Jay-Z - Magna Carta Holy Grail
Is Jay-Z currently on top of his game? Running RocNation, headlining festivals worldwide, trying to keep his top-grossing signing Rihanna out of trouble, all while being being one half of the most powerful super-couple in the music industry - it's a convincing argument. Understandably, there's a lot of hype for Magna Carta... Holy Grail. Expectations are high, and Samsung even pre-ordered a million copies of the album in advance for their customers. So will this album solidify Jay’s reputation as one of hip-hop's greats - or has he already peaked?
Oddly, it's the nasal tones of Justin Timberlake which open album number 13. Far from being inspiring, it just ticks every cliché box for a high-profile rap album. There's even a wildly inappropriate nod to Nirvana in the form of a couplet from '...Teen Spirit'. Where Kurt Cobain lyricised the pettiness of fame, Jay-Z and his entourage seem to bask in it through brand name dropping. Claiming "I don't pop molly / I rock Tom Ford" in an ode named after the designer simply suggests this is a hollow replica of the snarling rapper who originally made his name narrating his own rags-to-riches story.
The image being sold definitely detracts from the music. The confusion is added to during 'Somewhereinamerica': Jay's laughter during an outro of "Twerk, Miley, Twerk" (a reference to the ex-Disney star's faux pas earlier in the year) seems to be there to make sure his audience know he isn't being serious. Without it, he's in very real danger of being taken seriously. We hope the same mocking tone is being employed for the line "You in the presence of a king / Scratch that you're in the presence of a god", in 'Crown'. Either that or he's been spending too much time in the presence of Kanye West and his latest (superior) effort Yeezus.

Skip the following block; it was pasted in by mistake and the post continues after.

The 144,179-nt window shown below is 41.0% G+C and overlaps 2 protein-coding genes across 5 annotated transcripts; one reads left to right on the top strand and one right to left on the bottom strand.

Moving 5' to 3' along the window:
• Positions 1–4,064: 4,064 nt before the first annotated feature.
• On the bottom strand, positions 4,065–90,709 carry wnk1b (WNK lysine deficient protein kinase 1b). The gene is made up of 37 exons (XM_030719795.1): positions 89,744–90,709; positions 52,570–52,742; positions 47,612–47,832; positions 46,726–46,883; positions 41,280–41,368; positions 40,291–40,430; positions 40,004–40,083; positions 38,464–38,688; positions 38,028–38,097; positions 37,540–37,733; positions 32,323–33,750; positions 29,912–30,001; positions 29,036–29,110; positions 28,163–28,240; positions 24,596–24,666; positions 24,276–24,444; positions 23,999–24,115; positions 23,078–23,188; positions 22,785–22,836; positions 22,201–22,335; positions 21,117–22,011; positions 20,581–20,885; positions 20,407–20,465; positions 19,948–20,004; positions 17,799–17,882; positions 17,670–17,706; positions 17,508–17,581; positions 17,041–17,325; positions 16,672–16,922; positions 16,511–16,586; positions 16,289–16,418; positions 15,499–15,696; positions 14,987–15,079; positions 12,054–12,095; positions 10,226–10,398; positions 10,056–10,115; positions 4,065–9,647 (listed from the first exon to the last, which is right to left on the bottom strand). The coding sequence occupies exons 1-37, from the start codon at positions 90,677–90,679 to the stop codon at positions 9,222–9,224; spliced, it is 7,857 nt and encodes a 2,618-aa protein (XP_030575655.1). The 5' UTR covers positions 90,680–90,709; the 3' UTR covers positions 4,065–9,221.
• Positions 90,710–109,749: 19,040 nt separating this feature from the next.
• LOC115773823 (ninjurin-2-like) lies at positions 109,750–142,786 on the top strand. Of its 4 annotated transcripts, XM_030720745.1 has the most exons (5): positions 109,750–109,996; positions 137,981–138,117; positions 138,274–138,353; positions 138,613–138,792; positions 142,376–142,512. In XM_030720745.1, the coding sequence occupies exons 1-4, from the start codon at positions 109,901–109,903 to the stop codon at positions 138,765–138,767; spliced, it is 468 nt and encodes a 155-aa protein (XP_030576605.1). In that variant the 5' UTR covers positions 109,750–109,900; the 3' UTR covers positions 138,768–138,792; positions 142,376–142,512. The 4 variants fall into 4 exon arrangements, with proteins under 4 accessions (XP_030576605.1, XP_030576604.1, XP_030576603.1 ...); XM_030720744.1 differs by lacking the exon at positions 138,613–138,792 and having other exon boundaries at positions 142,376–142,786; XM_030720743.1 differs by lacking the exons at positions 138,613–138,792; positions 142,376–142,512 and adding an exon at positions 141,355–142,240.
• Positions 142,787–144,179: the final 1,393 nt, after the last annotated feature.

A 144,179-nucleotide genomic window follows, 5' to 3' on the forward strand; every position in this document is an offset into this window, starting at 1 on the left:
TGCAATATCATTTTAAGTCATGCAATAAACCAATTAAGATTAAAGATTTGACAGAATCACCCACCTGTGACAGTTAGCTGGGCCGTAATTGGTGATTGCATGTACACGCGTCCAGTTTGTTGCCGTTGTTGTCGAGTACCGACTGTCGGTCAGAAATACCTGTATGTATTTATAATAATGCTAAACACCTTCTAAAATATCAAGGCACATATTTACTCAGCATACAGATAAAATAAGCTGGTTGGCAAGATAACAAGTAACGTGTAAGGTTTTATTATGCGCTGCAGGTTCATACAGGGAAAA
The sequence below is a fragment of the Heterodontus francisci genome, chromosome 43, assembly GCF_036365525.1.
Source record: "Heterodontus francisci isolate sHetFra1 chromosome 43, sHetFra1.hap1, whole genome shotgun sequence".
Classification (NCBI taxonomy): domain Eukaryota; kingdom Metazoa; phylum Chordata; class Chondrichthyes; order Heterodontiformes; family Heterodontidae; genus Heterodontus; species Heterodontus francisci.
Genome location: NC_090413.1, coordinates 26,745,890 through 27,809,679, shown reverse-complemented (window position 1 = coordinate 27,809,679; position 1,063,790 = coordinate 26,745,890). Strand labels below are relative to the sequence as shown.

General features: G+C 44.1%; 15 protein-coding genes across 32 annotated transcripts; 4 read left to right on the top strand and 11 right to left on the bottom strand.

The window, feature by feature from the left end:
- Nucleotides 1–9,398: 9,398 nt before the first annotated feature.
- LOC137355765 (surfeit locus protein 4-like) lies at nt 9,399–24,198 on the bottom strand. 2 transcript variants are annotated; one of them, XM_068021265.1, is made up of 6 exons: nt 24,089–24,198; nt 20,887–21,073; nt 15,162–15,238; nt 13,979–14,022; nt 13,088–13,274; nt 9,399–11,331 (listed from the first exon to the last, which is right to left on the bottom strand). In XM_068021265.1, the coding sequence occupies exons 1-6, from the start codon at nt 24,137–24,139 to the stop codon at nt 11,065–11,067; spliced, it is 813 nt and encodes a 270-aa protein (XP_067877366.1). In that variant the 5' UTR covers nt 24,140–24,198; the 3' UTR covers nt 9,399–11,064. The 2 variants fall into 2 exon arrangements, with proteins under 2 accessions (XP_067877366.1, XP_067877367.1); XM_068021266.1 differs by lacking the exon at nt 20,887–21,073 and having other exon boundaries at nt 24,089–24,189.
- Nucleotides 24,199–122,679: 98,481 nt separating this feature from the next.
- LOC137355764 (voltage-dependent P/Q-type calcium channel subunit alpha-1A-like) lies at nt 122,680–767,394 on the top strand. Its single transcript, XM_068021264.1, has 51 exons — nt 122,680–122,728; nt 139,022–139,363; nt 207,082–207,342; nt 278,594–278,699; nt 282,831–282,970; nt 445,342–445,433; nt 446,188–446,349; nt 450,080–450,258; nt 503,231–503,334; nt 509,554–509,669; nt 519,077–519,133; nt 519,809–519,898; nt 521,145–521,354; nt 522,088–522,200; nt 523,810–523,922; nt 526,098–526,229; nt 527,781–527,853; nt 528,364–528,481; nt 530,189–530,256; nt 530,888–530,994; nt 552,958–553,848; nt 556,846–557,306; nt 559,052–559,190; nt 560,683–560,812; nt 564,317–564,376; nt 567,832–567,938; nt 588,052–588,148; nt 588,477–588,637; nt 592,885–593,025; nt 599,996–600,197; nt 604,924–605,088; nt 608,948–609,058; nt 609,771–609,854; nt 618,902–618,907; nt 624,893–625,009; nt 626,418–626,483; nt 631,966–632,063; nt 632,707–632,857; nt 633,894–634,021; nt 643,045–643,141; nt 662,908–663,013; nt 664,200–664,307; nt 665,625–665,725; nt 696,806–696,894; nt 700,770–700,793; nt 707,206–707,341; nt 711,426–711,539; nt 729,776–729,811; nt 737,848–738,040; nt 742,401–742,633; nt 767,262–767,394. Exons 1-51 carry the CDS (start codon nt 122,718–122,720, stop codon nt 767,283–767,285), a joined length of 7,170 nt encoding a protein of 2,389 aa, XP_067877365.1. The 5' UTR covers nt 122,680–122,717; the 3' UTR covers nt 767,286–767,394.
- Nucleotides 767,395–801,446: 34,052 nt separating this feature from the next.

Jay's flow is still as sterling as it ever was, and his ability to fill the gaps between the percussion make for cohesive listening. Timbaland has taken the helm for the majority of the producing; it's incredibly slick and glossy as a result. No doubt a few singles will be spawned here. TMF's money is on the star-lined collaboration 'BBC', which reads like a who's-who in the iTunes top 10 this year: Beyoncé, Pharrell Williams, Timbaland, Justin Timberlake, Nas and Swizz Beatz explain that BBC actually stands for "Billionaire Boys Club". Modestly, of course. 'BBC' sounds like a carbon copy of Robin Thicke's recent hit 'Blurred Lines' - no doubt thanks to the input from golden boy Pharrell.
Beyoncé features again later on in the duet 'Part II (On the Run)' which, whilst not topping their hits, is sincere and has a mellower vibe compared to anything else the couple have done before. Man of the moment Frank Ocean features on the, uh, inventively titled 'Ocean', in what sounds like a nephew doing his uncle a favour because his mum will bollock him if he doesn't. Ocean's vocals are as smooth as ever, but he sounds out of place and awkward, not surprising as his feature lacks the sort of big hook that he is so accustomed to nailing. 'Jay Z Blue' chronicles the birth of daughter Blue Ivy and it's obvious that this is Jay-Z at his most organic. He toys with the idea of Bey leaving him and having to split custody, before taking it right back to the faultlines in his own parental relations. It's probably the rawest track on the album, and definitely the most believable.
It might not be groundbreaking in terms of a Jay-Z album, and it's easy to pick apart the lyrics rather than consider that maybe this is an album which could contend with most pop albums in terms of production and melody. On surface level, Magna Carta Holy Grail will tickle many with its insight into the life of one half of the world's arguably most powerful couples. Dig a little deeper and it's not the legacy album it could have been - but it's still probably worth a slot on your CD rack (even if it does gather dust behind The Blueprint and The Black Album).